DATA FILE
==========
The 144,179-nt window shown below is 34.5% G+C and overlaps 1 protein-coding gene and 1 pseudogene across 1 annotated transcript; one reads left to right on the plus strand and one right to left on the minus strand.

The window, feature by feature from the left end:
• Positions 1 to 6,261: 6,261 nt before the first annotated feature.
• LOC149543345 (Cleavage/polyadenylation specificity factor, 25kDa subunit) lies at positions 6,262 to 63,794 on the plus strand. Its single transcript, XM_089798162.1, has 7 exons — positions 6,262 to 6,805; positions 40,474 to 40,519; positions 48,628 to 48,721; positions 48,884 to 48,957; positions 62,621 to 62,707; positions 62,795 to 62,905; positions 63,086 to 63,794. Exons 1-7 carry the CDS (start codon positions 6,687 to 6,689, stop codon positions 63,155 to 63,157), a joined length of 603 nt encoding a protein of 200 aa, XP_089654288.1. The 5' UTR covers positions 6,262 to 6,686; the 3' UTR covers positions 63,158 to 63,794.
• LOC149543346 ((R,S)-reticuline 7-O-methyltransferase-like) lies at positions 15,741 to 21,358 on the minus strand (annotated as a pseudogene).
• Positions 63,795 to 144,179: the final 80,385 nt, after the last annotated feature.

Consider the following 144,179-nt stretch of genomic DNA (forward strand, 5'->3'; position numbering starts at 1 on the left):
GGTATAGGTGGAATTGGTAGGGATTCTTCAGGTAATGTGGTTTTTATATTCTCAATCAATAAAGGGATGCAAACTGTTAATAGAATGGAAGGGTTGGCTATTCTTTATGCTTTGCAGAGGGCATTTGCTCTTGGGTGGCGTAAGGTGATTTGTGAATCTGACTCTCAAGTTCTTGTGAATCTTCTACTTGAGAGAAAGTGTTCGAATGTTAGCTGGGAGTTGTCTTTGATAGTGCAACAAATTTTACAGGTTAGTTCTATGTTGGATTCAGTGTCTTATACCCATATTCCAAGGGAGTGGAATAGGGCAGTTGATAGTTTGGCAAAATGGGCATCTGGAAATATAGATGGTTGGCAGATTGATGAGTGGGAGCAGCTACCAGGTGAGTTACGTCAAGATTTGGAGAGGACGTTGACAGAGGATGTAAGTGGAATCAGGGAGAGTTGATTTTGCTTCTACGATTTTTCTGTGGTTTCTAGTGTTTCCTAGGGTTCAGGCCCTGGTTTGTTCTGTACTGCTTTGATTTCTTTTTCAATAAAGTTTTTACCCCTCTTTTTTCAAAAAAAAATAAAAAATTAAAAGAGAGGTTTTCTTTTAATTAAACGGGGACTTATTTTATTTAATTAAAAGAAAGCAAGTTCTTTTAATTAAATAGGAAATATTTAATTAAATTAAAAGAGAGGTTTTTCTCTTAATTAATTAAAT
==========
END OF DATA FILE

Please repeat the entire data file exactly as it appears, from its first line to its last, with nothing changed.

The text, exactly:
The 144,179-nt window shown below is 34.5% G+C and overlaps 1 protein-coding gene and 1 pseudogene across 1 annotated transcript; one reads left to right on the plus strand and one right to left on the minus strand.

The window, feature by feature from the left end:
• Positions 1 to 6,261: 6,261 nt before the first annotated feature.
• LOC149543345 (Cleavage/polyadenylation specificity factor, 25kDa subunit) lies at positions 6,262 to 63,794 on the plus strand. Its single transcript, XM_089798162.1, has 7 exons — positions 6,262 to 6,805; positions 40,474 to 40,519; positions 48,628 to 48,721; positions 48,884 to 48,957; positions 62,621 to 62,707; positions 62,795 to 62,905; positions 63,086 to 63,794. Exons 1-7 carry the CDS (start codon positions 6,687 to 6,689, stop codon positions 63,155 to 63,157), a joined length of 603 nt encoding a protein of 200 aa, XP_089654288.1. The 5' UTR covers positions 6,262 to 6,686; the 3' UTR covers positions 63,158 to 63,794.
• LOC149543346 ((R,S)-reticuline 7-O-methyltransferase-like) lies at positions 15,741 to 21,358 on the minus strand (annotated as a pseudogene).
• Positions 63,795 to 144,179: the final 80,385 nt, after the last annotated feature.

Consider the following 144,179-nt stretch of genomic DNA (forward strand, 5'->3'; position numbering starts at 1 on the left):
GGTATAGGTGGAATTGGTAGGGATTCTTCAGGTAATGTGGTTTTTATATTCTCAATCAATAAAGGGATGCAAACTGTTAATAGAATGGAAGGGTTGGCTATTCTTTATGCTTTGCAGAGGGCATTTGCTCTTGGGTGGCGTAAGGTGATTTGTGAATCTGACTCTCAAGTTCTTGTGAATCTTCTACTTGAGAGAAAGTGTTCGAATGTTAGCTGGGAGTTGTCTTTGATAGTGCAACAAATTTTACAGGTTAGTTCTATGTTGGATTCAGTGTCTTATACCCATATTCCAAGGGAGTGGAATAGGGCAGTTGATAGTTTGGCAAAATGGGCATCTGGAAATATAGATGGTTGGCAGATTGATGAGTGGGAGCAGCTACCAGGTGAGTTACGTCAAGATTTGGAGAGGACGTTGACAGAGGATGTAAGTGGAATCAGGGAGAGTTGATTTTGCTTCTACGATTTTTCTGTGGTTTCTAGTGTTTCCTAGGGTTCAGGCCCTGGTTTGTTCTGTACTGCTTTGATTTCTTTTTCAATAAAGTTTTTACCCCTCTTTTTTCAAAAAAAAATAAAAAATTAAAAGAGAGGTTTTCTTTTAATTAAACGGGGACTTATTTTATTTAATTAAAAGAAAGCAAGTTCTTTTAATTAAATAGGAAATATTTAATTAAATTAAAAGAGAGGTTTTTCTCTTAATTAATTAAAT